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Let $R$ be a regular local ring, and let $I,J\subset R$ be ideals. I'd like to understand the "meaning" of the existence of a regular sequence $(x_1,...,x_n)$ in $R$ such that $I$ is generated by $x_1,...,x_k$ and $J$ is generated by $(x_{k+1},...,x_n)$ for some $1\leq k\leq n$.

For example, the existence of such a sequence implies that $\text{Tor}^R_k(R/I,R/J)=0$ for all $k>0$.

Is it possible to give an equivalent description of the above property in terms of the vanishing of certain Tor and/or Ext terms?

Thank you! Hanno

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This means that I and J are in general position. This is a quite strong restriction which implies that I and J are both complete intersections. You could think about linearly independent linear forms. Basically, what happens algebraically is that Serre´s tor formula for the intersection of two subvarieties simplifies because the higher Tor´s vanish (as you mentioned). (Note that I and J intersect properly if they are in general position. Krull's hauptidealsatz or something..) – Ariyan Javanpeykar Sep 30 '10 at 8:58
One should point out that in the geometric situation, if one additionally assumes that $x_1, \dots, x_n$ form a set of generators for the maximal ideal, then this means that $\Spec R/I$ and $\Spec R/J$ intersect (only at the origin) as transversally as possible. – Karl Schwede Sep 30 '10 at 16:19

This question is a bit vague, but I will try my best. Equivalent conditions involving only vanishing of Tor or Ext over $R$ are unlikely to exist, as they tend to be able to detect only projective dimensions, or depth over $R$.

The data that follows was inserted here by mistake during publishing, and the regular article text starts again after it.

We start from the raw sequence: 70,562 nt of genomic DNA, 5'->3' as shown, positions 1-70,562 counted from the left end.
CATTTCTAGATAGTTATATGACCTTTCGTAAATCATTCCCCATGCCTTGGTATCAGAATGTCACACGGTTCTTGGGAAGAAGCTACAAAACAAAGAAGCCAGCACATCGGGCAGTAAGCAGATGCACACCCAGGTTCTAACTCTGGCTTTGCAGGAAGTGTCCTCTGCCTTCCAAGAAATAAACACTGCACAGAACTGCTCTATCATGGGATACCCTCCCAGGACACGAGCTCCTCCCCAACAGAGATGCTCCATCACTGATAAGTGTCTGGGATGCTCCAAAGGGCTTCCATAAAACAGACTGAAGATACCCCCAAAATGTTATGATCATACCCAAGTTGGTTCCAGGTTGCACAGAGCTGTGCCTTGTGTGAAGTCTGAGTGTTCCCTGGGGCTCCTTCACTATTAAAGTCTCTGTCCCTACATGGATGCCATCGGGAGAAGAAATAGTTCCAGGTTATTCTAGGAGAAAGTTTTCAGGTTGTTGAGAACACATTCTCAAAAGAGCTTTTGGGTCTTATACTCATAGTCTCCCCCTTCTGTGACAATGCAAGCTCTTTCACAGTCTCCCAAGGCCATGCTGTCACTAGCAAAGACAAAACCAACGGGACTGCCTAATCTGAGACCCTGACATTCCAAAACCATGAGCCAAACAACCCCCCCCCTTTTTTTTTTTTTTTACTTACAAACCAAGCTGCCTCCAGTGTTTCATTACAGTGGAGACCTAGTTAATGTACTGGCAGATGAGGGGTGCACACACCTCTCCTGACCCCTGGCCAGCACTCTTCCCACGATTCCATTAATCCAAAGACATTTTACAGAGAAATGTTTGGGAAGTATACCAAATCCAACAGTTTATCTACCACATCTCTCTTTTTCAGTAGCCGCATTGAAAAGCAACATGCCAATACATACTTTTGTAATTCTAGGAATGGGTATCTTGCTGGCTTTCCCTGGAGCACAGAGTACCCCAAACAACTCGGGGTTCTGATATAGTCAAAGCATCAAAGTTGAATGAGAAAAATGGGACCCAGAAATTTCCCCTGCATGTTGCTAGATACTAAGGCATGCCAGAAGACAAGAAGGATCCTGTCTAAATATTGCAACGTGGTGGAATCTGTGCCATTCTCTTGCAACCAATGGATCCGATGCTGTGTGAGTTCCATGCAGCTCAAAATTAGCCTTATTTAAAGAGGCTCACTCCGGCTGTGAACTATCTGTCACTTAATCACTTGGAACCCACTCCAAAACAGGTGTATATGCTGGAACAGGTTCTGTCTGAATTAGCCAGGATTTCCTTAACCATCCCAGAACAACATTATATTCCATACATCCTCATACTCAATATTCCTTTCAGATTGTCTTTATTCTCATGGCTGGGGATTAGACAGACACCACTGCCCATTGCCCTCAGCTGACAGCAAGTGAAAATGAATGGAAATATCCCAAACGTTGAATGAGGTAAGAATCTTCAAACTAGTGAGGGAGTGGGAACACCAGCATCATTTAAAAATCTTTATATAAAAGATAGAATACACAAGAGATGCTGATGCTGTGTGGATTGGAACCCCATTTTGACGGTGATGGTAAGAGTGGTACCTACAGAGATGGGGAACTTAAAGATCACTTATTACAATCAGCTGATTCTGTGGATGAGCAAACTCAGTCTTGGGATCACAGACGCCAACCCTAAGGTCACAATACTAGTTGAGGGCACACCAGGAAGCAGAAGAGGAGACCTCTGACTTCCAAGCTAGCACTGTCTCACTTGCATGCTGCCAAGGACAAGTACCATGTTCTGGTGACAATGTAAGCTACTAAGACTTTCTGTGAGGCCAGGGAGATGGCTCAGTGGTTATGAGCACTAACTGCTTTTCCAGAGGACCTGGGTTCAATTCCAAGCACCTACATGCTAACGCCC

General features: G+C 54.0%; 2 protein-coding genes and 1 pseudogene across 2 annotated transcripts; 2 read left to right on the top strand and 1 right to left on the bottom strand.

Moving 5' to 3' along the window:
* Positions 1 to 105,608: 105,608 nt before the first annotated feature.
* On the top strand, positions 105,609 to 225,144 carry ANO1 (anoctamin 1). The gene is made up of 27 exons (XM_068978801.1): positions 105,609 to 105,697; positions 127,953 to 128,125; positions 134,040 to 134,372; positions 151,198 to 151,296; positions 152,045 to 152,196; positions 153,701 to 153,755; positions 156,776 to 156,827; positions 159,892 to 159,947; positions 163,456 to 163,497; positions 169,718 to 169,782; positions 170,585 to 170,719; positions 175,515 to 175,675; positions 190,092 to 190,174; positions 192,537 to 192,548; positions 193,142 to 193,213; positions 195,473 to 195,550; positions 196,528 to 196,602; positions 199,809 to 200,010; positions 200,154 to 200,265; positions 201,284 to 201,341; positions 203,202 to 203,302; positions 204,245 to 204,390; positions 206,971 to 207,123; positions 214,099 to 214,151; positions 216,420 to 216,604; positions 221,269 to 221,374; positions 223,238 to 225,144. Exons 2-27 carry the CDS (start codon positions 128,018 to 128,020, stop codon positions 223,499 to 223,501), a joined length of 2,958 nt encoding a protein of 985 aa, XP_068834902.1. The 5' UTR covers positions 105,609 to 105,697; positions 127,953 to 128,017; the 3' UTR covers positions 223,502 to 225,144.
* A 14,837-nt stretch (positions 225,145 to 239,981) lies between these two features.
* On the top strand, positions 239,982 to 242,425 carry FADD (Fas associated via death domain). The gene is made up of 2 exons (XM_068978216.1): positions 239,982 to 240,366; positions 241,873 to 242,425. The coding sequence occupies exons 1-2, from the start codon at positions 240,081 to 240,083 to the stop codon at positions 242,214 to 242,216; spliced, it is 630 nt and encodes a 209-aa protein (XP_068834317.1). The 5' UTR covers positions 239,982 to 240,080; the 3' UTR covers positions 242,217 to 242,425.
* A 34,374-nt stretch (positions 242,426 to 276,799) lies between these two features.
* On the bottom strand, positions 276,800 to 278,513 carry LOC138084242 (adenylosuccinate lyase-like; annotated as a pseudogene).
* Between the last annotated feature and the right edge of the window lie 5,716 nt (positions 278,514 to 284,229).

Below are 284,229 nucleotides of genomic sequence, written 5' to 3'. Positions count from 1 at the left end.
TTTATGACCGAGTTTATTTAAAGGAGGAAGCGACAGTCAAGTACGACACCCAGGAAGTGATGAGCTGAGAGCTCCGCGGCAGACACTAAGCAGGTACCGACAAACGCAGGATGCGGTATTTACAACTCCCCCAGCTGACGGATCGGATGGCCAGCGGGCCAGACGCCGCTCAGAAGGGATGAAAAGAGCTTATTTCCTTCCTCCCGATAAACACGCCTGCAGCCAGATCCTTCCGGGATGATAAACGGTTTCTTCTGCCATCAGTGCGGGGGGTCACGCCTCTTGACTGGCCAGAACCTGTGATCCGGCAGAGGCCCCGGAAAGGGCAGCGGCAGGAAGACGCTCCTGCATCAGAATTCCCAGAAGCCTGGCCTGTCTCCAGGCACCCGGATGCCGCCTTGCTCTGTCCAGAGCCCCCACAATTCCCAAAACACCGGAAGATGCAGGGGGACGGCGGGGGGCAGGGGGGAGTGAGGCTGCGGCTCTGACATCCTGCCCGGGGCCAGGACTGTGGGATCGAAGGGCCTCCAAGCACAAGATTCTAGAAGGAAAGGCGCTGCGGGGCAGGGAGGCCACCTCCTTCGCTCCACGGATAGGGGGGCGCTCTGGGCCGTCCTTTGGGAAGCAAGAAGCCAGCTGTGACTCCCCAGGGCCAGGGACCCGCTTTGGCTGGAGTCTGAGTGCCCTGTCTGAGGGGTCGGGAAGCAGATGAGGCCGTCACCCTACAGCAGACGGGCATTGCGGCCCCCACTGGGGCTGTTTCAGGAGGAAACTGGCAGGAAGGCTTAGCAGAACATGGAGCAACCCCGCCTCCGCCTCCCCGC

Here is an example straight from yours: if $R/(I+J)$ has finite length, then $\text{Tor}_i^R(R/I,R/J)=0$ for all $i>0$ if and only if both $R/I, R/J$ are Cohen-Macaulay. This very neat result can be found in Serre's "Local Algebra".

If you are willing to look at finer data, then it is not hard to detect complete intersection. For example, $I$ is generated by $R$-sequence iff the conormal module $I/I^2$ is free over $R/I$. This is equivalent to the vanishing of $\text{Tor}_1^{R/I} (I/I^2,R/m)$ alone ($m$ is the maximal ideal).

The last one while great in theory, is not very helpful in practice, since you need to present $I/I^2$ as a $R/I$-module. It is simpler to compute $\text{Tor}_1^{R}(R/I,R/m)$ and compare with the codimension of $I$. If they are equal, $I$ must be complete intersection.

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